The authors analyzed actions and legislation taken by the Russian government since 2014 to gain more power and control over cyberspace. Since 2014 and the Russian intervention in Ukraine, the struggle between Russia and the West has intensified, specifically in the cyber domain. The authors have reviewed major official sources containing the previously mentioned legislation: the official internet portal of legal information of the Russian Federation, which contains all legislative acts and amendments accepted in Russia; official data considering legislative activities of the State Duma (the lower house of the Federal Assembly of the Russian Federation) provided by the Duma; and the official site of the president of Russia, which provides detailed information regarding the legislation approved by the president.43 Furthermore, the authors reviewed legislation that has attracted significant attention by civil society, human rights organizations (Russian and international), and businesses, due to the potential of the laws to violate basic human rights. Finally, the authors reviewed operational expenses necessary for the legislation’s implementation, which range from freedom of speech restrictions to data retention procedures. Eventually, the authors took into consideration only the most significant and prominent legislative acts and their amendments, which have had real (nonsymbolic) impacts on Russian society, and in fact have been implemented by the Russian authorities.

Generally, the most prominent Russian legislation directed at control over domestic cyberspace could be separated into the two major categories, which are also interconnected and represent one holistic perspective of information operations (offensive and defensive). This article defines these two categories as legal-technological and legal-psychological, which considers their impact on Russia’s cyberspace and population and aligns with Russia’s vision of offensive cyber operations. Also, in Russian IW campaigns, digital-technological and cognitive-psychological components are interconnected.44

Through appropriate regulation, Russia’s authorities strive to establish control over Russia’s cyberspace from the informational-technological perspective. At the same time, through the appropriate legislation, Russia’s authorities strive to discourage its own population from undesirable activity in cyberspace (sharing information, writing undesirable posts, articles etc.), which from the authorities’ perspective may endanger the stability of the regime—this is the psychological element.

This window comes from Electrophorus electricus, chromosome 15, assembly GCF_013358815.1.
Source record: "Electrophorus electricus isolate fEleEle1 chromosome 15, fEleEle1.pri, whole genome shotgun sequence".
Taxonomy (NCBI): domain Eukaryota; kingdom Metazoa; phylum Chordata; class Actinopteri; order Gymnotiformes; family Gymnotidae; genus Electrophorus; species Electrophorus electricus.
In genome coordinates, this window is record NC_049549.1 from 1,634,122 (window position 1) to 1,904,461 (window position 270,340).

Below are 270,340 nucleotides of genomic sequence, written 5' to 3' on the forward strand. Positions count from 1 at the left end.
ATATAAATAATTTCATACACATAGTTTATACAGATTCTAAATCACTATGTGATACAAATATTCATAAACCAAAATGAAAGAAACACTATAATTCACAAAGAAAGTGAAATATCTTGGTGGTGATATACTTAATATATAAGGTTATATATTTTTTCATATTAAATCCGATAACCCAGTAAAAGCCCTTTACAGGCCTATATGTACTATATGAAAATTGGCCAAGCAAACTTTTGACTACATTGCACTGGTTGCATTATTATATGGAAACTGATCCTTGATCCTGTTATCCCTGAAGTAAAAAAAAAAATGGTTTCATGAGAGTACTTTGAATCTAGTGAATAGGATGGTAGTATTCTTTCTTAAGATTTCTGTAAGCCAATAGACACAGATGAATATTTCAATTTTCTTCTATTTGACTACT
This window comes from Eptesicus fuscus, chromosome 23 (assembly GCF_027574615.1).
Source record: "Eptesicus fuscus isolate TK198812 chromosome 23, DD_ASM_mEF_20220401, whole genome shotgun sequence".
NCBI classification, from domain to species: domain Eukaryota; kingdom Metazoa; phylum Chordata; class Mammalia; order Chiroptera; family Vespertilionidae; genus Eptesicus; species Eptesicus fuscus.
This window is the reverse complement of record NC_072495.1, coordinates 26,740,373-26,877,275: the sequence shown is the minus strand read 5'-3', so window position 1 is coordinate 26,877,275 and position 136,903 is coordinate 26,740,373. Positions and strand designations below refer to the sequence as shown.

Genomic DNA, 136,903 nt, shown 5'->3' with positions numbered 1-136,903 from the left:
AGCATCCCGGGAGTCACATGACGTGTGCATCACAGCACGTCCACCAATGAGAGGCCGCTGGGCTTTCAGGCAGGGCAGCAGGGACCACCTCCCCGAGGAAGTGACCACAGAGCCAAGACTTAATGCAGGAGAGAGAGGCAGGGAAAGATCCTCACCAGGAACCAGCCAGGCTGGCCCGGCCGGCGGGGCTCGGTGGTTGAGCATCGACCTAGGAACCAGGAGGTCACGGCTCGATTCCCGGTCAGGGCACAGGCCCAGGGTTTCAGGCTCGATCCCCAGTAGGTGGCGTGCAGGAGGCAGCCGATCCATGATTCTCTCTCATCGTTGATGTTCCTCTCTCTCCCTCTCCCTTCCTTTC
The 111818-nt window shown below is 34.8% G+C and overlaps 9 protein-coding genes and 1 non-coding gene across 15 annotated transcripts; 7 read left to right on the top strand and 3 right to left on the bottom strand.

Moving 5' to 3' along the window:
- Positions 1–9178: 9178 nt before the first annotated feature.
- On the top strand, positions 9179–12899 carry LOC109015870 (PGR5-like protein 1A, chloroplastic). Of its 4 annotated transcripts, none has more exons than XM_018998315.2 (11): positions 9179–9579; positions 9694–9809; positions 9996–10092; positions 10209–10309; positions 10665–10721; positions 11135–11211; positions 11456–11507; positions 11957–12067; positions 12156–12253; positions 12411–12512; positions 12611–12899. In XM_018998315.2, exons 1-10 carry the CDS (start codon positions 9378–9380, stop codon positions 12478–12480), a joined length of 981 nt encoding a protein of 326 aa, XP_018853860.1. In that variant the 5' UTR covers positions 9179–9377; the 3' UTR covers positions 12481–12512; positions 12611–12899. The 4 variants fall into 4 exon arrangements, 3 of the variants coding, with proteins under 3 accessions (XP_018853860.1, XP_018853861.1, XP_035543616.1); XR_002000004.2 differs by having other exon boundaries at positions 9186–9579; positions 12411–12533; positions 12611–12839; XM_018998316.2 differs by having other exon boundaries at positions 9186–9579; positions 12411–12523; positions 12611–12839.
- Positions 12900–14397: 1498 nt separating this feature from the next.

The most prominent recent legal-technological efforts by Russian authorities consist of the following measures: the Yarovaya law; Russia’s “sovereign internet” law; the mandatory installation of SORM (System of Operational-Investigatory Measures); and a law that makes Russian applications mandatory on smartphones, computers, etc.45 This legislation (with the exception of SORM’s mandatory installation, which for the first time was accepted in its current form in the 2000s) has been accepted in the last several years.46 At the same time, the legal-psychological efforts consist of the three major measures: the “disrespect law” (18 March 2019); the “fake news” law (18 March 2019); and the new “foreign agent” law (2 December 2019).The Yarovaya law, passed in 2016, requires the provision of encryption/decryption keys on request by distributors of information such as internet and telecom companies, messengers, email services, forums, and other platforms that allow the exchange information to Russian special services such as the Federal Security Service (FSB). The encryption/decryption keys are necessary for decoding received, transmitted, delivered and/or processed electronic messages and information.47 Moreover, according to this law, big data attributed to activity in Russian’s cyberspace must be stored in Russian territory, while the special services should have unrestricted access to this data.48 In practice, this law allows Russian special services to access private and corporate information circulating in the Russian segment of cyberspace. For example, companies like Facebook or Google must store information concerning data and activities of their Russian users in Russian territory and provide unrestricted access to the Russian special services. At the same time, the Yarovaya law is implemented only partially due to the technological difficulties and unwillingness to further aggravate the deteriorated relations with the Western countries and the Western technological companies.49

Furthermore, the Decree of the Government of the Russian Federation from 13 April 2005 (number 214) with changes from 13 October 2008 regarding SORM requires telecommunication operators to install equipment provided by the FSB. This allows the FSB and other security services to monitor unilaterally, without a warrant, users’ communications metadata and content. This includes web browsing activity, emails, phone calls, messages, social media platforms, and so on. Moreover, the system has the capability of deep packet inspection—a filtering inspection point that filters transmitted data and weeds out noncompliant or unwanted material like spam, viruses or, in the context of this case, unwanted content and foreign websites. Thus, SORM is one of the major tools helping implement and regulate the Yarovaya law.50